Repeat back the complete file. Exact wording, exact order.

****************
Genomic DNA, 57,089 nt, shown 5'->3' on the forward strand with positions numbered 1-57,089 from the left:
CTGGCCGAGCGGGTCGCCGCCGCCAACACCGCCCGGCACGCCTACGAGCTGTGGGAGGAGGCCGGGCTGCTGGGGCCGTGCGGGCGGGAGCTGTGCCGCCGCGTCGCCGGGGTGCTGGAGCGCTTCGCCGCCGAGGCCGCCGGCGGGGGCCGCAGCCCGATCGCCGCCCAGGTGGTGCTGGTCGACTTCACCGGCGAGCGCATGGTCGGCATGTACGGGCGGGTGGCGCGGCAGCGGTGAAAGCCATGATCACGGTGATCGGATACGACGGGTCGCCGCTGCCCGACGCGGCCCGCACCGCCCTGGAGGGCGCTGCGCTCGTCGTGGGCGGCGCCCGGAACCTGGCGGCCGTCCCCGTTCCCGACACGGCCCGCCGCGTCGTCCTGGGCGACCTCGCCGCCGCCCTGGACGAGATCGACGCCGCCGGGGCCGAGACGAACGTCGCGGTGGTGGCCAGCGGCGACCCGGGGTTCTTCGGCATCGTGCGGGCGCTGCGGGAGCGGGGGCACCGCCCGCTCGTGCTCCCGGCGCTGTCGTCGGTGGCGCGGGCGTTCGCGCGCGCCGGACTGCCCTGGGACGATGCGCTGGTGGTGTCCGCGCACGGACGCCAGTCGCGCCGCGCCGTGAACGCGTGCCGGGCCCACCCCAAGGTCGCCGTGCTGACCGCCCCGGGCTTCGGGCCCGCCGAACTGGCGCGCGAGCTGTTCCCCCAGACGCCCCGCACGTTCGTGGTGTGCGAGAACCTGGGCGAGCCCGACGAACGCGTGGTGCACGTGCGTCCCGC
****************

Genomic DNA, 57,089 nt, shown 5'->3' on the forward strand with positions numbered 1-57,089 from the left:
CTGGCCGAGCGGGTCGCCGCCGCCAACACCGCCCGGCACGCCTACGAGCTGTGGGAGGAGGCCGGGCTGCTGGGGCCGTGCGGGCGGGAGCTGTGCCGCCGCGTCGCCGGGGTGCTGGAGCGCTTCGCCGCCGAGGCCGCCGGCGGGGGCCGCAGCCCGATCGCCGCCCAGGTGGTGCTGGTCGACTTCACCGGCGAGCGCATGGTCGGCATGTACGGGCGGGTGGCGCGGCAGCGGTGAAAGCCATGATCACGGTGATCGGATACGACGGGTCGCCGCTGCCCGACGCGGCCCGCACCGCCCTGGAGGGCGCTGCGCTCGTCGTGGGCGGCGCCCGGAACCTGGCGGCCGTCCCCGTTCCCGACACGGCCCGCCGCGTCGTCCTGGGCGACCTCGCCGCCGCCCTGGACGAGATCGACGCCGCCGGGGCCGAGACGAACGTCGCGGTGGTGGCCAGCGGCGACCCGGGGTTCTTCGGCATCGTGCGGGCGCTGCGGGAGCGGGGGCACCGCCCGCTCGTGCTCCCGGCGCTGTCGTCGGTGGCGCGGGCGTTCGCGCGCGCCGGACTGCCCTGGGACGATGCGCTGGTGGTGTCCGCGCACGGACGCCAGTCGCGCCGCGCCGTGAACGCGTGCCGGGCCCACCCCAAGGTCGCCGTGCTGACCGCCCCGGGCTTCGGGCCCGCCGAACTGGCGCGCGAGCTGTTCCCCCAGACGCCCCGCACGTTCGTGGTGTGCGAGAACCTGGGCGAGCCCGACGAACGCGTGGTGCACGTGCGTCCCGC